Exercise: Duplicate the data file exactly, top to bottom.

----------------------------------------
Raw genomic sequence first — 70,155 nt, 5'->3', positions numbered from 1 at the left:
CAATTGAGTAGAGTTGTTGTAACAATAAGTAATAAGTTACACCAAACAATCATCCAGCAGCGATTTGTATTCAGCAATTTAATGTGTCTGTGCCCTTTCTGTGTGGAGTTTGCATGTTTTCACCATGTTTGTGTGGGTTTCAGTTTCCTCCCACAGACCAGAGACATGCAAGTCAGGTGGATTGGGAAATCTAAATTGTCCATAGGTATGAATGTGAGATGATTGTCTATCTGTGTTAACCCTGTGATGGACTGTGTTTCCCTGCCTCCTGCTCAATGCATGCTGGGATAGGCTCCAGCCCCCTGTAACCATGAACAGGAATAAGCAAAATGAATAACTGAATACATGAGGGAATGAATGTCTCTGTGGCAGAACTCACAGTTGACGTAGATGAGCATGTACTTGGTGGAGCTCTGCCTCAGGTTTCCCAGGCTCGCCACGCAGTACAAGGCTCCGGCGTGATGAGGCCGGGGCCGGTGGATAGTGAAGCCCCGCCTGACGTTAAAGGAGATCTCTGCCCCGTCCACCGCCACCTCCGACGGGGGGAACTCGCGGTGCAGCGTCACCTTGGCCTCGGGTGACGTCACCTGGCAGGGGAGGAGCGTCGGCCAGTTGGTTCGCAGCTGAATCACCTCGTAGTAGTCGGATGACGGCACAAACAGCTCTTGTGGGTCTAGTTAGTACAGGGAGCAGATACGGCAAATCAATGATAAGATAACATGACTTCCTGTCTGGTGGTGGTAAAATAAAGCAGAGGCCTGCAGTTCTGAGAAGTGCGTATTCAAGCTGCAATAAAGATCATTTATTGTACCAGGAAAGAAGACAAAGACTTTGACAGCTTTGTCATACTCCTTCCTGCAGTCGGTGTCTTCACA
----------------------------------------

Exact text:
Raw genomic sequence first — 70,155 nt, 5'->3', positions numbered from 1 at the left:
CAATTGAGTAGAGTTGTTGTAACAATAAGTAATAAGTTACACCAAACAATCATCCAGCAGCGATTTGTATTCAGCAATTTAATGTGTCTGTGCCCTTTCTGTGTGGAGTTTGCATGTTTTCACCATGTTTGTGTGGGTTTCAGTTTCCTCCCACAGACCAGAGACATGCAAGTCAGGTGGATTGGGAAATCTAAATTGTCCATAGGTATGAATGTGAGATGATTGTCTATCTGTGTTAACCCTGTGATGGACTGTGTTTCCCTGCCTCCTGCTCAATGCATGCTGGGATAGGCTCCAGCCCCCTGTAACCATGAACAGGAATAAGCAAAATGAATAACTGAATACATGAGGGAATGAATGTCTCTGTGGCAGAACTCACAGTTGACGTAGATGAGCATGTACTTGGTGGAGCTCTGCCTCAGGTTTCCCAGGCTCGCCACGCAGTACAAGGCTCCGGCGTGATGAGGCCGGGGCCGGTGGATAGTGAAGCCCCGCCTGACGTTAAAGGAGATCTCTGCCCCGTCCACCGCCACCTCCGACGGGGGGAACTCGCGGTGCAGCGTCACCTTGGCCTCGGGTGACGTCACCTGGCAGGGGAGGAGCGTCGGCCAGTTGGTTCGCAGCTGAATCACCTCGTAGTAGTCGGATGACGGCACAAACAGCTCTTGTGGGTCTAGTTAGTACAGGGAGCAGATACGGCAAATCAATGATAAGATAACATGACTTCCTGTCTGGTGGTGGTAAAATAAAGCAGAGGCCTGCAGTTCTGAGAAGTGCGTATTCAAGCTGCAATAAAGATCATTTATTGTACCAGGAAAGAAGACAAAGACTTTGACAGCTTTGTCATACTCCTTCCTGCAGTCGGTGTCTTCACA